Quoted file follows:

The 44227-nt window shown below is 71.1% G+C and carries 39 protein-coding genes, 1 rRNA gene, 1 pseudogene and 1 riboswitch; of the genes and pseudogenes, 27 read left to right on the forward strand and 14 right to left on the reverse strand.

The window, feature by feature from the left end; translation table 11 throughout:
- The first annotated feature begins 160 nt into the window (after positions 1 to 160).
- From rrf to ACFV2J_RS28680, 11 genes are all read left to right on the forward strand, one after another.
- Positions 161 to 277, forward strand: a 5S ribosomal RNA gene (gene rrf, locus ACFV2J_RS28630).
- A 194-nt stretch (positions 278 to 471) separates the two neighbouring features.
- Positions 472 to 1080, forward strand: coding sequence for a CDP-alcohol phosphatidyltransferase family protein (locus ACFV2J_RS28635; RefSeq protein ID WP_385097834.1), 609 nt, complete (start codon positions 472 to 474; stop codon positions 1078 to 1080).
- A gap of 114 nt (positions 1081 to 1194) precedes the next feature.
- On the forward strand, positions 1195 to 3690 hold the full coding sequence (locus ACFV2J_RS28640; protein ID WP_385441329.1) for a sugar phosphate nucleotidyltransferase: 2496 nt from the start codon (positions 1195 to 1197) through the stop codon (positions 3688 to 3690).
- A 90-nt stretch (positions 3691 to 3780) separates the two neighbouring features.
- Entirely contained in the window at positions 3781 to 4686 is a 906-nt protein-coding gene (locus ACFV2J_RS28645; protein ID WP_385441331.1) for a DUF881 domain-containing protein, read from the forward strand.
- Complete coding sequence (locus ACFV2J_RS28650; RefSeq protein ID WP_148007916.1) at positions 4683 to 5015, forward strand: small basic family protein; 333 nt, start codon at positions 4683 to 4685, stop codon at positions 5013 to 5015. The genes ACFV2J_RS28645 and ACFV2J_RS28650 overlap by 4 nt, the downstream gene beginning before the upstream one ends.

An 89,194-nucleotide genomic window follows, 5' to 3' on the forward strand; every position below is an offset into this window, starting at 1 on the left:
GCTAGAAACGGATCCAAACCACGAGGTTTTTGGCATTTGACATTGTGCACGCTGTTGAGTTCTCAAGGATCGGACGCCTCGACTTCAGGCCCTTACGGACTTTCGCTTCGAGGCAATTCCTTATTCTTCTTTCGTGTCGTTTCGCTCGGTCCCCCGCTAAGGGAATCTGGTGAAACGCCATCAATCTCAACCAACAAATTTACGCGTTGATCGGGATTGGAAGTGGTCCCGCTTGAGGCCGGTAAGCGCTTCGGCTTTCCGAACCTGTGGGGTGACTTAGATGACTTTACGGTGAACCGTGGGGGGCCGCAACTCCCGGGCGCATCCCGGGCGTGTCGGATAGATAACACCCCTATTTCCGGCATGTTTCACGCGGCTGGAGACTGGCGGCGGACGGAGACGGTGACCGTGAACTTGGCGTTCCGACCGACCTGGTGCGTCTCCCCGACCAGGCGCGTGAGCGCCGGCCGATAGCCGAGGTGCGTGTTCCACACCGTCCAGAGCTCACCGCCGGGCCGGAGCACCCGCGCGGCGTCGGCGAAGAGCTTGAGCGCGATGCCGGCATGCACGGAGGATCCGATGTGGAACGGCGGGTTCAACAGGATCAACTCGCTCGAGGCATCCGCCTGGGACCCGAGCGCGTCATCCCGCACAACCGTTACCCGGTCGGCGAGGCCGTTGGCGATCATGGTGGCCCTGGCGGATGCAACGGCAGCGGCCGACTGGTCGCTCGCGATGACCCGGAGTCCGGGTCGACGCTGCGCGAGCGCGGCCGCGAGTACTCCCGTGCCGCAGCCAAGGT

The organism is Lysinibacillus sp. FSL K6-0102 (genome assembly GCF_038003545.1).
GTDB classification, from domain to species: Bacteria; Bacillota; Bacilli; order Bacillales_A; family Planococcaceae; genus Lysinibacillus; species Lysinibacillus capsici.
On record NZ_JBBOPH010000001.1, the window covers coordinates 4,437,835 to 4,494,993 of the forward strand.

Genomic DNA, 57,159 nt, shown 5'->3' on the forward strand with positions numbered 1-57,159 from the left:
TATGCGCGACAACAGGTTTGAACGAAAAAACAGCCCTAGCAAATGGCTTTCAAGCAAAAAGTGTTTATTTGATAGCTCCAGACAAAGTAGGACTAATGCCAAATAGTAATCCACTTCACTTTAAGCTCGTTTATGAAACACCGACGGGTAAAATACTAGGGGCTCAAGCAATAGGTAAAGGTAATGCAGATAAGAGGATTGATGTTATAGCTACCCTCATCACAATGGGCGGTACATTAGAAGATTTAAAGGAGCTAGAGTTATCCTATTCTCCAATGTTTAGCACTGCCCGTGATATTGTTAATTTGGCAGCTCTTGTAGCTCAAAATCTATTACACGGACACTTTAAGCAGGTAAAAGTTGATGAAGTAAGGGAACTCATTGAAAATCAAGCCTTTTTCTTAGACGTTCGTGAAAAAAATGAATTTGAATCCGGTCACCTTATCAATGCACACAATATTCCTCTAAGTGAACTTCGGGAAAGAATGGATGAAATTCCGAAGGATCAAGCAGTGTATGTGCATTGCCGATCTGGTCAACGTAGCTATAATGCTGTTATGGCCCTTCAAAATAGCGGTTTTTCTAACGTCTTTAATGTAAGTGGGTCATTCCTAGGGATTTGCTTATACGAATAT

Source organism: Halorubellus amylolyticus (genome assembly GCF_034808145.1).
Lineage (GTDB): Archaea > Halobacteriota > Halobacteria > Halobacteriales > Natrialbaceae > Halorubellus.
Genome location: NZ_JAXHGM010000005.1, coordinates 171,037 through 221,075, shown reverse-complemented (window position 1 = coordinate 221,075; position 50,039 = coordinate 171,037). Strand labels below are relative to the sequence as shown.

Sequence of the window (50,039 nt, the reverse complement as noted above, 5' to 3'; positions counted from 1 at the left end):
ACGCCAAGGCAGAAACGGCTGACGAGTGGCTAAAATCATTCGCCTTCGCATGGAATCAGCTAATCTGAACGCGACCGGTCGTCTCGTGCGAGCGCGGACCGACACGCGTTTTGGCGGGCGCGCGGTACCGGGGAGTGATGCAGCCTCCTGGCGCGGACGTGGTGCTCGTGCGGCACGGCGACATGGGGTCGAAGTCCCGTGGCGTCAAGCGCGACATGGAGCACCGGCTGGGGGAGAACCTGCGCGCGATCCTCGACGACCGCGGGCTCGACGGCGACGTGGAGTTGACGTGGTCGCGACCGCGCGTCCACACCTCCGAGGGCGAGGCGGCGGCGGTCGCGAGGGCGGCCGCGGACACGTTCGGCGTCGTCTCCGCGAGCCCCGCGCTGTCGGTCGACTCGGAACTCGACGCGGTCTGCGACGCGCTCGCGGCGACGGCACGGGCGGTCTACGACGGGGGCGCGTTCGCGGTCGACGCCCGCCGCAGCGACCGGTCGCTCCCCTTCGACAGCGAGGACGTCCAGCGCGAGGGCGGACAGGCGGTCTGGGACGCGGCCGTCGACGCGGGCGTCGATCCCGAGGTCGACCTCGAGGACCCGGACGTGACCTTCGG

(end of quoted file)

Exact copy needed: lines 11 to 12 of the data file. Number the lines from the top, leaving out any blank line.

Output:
- Entirely contained in the window at positions 3781 to 4686 is a 906-nt protein-coding gene (locus ACFV2J_RS28645; protein ID WP_385441331.1) for a DUF881 domain-containing protein, read from the forward strand.
- Complete coding sequence (locus ACFV2J_RS28650; RefSeq protein ID WP_148007916.1) at positions 4683 to 5015, forward strand: small basic family protein; 333 nt, start codon at positions 4683 to 4685, stop codon at positions 5013 to 5015. The genes ACFV2J_RS28645 and ACFV2J_RS28650 overlap by 4 nt, the downstream gene beginning before the upstream one ends.